By Ana Castillo
Black Dove: Mamá, Mi'jo, and Me looks at what it skill to be a unmarried, brown, feminist guardian in an international of mass incarceration, racial profiling, and police brutality. via startling humor and love, Castillo weaves intergenerational tales touring from Mexico urban to Chicago. And in doing so, she narrates a few of America's so much heated political debates and pressing social injustices during the oft-neglected lens of motherhood and family.
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Extra info for Black Dove: Mamá, Mi’jo, and Me
She said “encantada,” which in English means “enchanted” and which could not have been what she felt eight hours a day, the same foot pushing an industrial Singer pedal, developing arthritis, fingers pricked to the point of numbness, getting carpal tunnel syndrome as the years wore on, earnestly working toward each hour’s quota. It was my tía Flora who was enchanted. True, her whole life was devoid of privilege. She had scarcely known her mother, who died when she was but a small child. Her father eked out a living selling used books on the street, and providing for his children was impossible.
Her husband had slammed the door behind him. By the time he got downstairs and went outside, however, if it wasn’t for her whistle that gave him just enough warning to get out of the way, the busted television she dropped from the second floor window would have landed right on his head. That wasn’t the story I wanted to share about my live-wire tía Flora, although that one was a good one, too. We were friends, confidantes, as I have already mentioned, mostly in the way traditional married women with children had friends—in the kitchen while preparing meals, quick chats on the phone between chores, at family gatherings when others’ ears were not close enough to pick up private anecdotes.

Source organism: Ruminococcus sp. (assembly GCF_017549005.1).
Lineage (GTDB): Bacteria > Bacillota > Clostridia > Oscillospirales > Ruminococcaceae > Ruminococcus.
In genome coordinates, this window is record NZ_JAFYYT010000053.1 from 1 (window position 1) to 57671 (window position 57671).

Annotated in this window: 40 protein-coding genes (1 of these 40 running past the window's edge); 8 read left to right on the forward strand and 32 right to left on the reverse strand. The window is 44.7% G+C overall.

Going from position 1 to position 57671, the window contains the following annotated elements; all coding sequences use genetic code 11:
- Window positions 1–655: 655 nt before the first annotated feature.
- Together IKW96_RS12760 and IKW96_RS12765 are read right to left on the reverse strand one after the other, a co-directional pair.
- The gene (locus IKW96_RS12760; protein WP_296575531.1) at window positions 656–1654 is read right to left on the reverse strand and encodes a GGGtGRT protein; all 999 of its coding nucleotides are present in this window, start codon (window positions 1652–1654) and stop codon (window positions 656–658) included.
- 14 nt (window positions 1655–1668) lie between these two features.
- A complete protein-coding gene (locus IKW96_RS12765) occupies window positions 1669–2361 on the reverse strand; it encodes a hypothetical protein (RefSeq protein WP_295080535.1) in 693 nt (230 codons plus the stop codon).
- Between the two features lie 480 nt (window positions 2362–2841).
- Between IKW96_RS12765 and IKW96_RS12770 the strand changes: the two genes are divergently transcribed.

That was the last time we saw him, and by the end of summer, he was dead. If the double “rock” in Mamá’s name (and the “castle” at the end through marriage) had dubbed her the stoic sister, the flower in Flora’s name perfumed her urban life and warded off the sadness of trying times. And those had been many in my tía’s life, multiplied with the years as her children grew up far from México in Chicago’s poverty. So it was that night that my tía and I, riding a city bus, jumped off suddenly in a plaza where trios and duos of musicians gathered for hire, and we brought a late-night serenade to Mamá and family at our hotel.
Black Dove: Mamá, Mi’jo, and Me by Ana Castillo